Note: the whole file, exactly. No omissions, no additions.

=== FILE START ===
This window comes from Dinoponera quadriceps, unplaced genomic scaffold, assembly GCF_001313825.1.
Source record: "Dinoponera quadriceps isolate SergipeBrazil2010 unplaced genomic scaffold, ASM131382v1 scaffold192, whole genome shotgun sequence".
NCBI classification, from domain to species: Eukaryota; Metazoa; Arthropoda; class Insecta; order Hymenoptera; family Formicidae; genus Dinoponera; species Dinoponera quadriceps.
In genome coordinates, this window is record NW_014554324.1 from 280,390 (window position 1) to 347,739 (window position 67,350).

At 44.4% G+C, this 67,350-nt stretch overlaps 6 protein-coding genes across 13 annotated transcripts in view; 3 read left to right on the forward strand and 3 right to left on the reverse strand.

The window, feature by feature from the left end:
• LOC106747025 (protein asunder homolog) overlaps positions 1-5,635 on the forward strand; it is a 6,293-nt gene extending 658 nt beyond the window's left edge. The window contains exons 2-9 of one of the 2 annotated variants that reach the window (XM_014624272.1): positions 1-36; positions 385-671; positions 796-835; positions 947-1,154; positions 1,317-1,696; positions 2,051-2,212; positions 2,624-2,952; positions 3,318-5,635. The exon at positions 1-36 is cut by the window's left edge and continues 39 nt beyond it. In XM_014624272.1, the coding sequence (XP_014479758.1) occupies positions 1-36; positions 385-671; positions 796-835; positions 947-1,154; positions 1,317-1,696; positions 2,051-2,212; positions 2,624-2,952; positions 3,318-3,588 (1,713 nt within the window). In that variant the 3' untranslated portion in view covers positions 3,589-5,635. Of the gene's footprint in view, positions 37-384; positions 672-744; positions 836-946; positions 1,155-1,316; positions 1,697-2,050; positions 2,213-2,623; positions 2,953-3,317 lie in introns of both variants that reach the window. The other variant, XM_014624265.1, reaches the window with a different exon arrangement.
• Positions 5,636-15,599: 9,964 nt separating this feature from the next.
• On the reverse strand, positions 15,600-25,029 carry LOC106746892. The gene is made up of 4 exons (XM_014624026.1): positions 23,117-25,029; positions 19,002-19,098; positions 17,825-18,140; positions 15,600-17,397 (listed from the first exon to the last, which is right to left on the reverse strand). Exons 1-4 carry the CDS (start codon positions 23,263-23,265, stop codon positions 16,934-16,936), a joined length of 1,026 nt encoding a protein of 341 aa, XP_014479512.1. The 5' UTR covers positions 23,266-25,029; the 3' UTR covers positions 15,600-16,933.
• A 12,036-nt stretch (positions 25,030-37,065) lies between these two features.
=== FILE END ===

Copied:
This window comes from Dinoponera quadriceps, unplaced genomic scaffold, assembly GCF_001313825.1.
Source record: "Dinoponera quadriceps isolate SergipeBrazil2010 unplaced genomic scaffold, ASM131382v1 scaffold192, whole genome shotgun sequence".
NCBI classification, from domain to species: Eukaryota; Metazoa; Arthropoda; class Insecta; order Hymenoptera; family Formicidae; genus Dinoponera; species Dinoponera quadriceps.
In genome coordinates, this window is record NW_014554324.1 from 280,390 (window position 1) to 347,739 (window position 67,350).

At 44.4% G+C, this 67,350-nt stretch overlaps 6 protein-coding genes across 13 annotated transcripts in view; 3 read left to right on the forward strand and 3 right to left on the reverse strand.

The window, feature by feature from the left end:
• LOC106747025 (protein asunder homolog) overlaps positions 1-5,635 on the forward strand; it is a 6,293-nt gene extending 658 nt beyond the window's left edge. The window contains exons 2-9 of one of the 2 annotated variants that reach the window (XM_014624272.1): positions 1-36; positions 385-671; positions 796-835; positions 947-1,154; positions 1,317-1,696; positions 2,051-2,212; positions 2,624-2,952; positions 3,318-5,635. The exon at positions 1-36 is cut by the window's left edge and continues 39 nt beyond it. In XM_014624272.1, the coding sequence (XP_014479758.1) occupies positions 1-36; positions 385-671; positions 796-835; positions 947-1,154; positions 1,317-1,696; positions 2,051-2,212; positions 2,624-2,952; positions 3,318-3,588 (1,713 nt within the window). In that variant the 3' untranslated portion in view covers positions 3,589-5,635. Of the gene's footprint in view, positions 37-384; positions 672-744; positions 836-946; positions 1,155-1,316; positions 1,697-2,050; positions 2,213-2,623; positions 2,953-3,317 lie in introns of both variants that reach the window. The other variant, XM_014624265.1, reaches the window with a different exon arrangement.
• Positions 5,636-15,599: 9,964 nt separating this feature from the next.
• On the reverse strand, positions 15,600-25,029 carry LOC106746892. The gene is made up of 4 exons (XM_014624026.1): positions 23,117-25,029; positions 19,002-19,098; positions 17,825-18,140; positions 15,600-17,397 (listed from the first exon to the last, which is right to left on the reverse strand). Exons 1-4 carry the CDS (start codon positions 23,263-23,265, stop codon positions 16,934-16,936), a joined length of 1,026 nt encoding a protein of 341 aa, XP_014479512.1. The 5' UTR covers positions 23,266-25,029; the 3' UTR covers positions 15,600-16,933.
• A 12,036-nt stretch (positions 25,030-37,065) lies between these two features.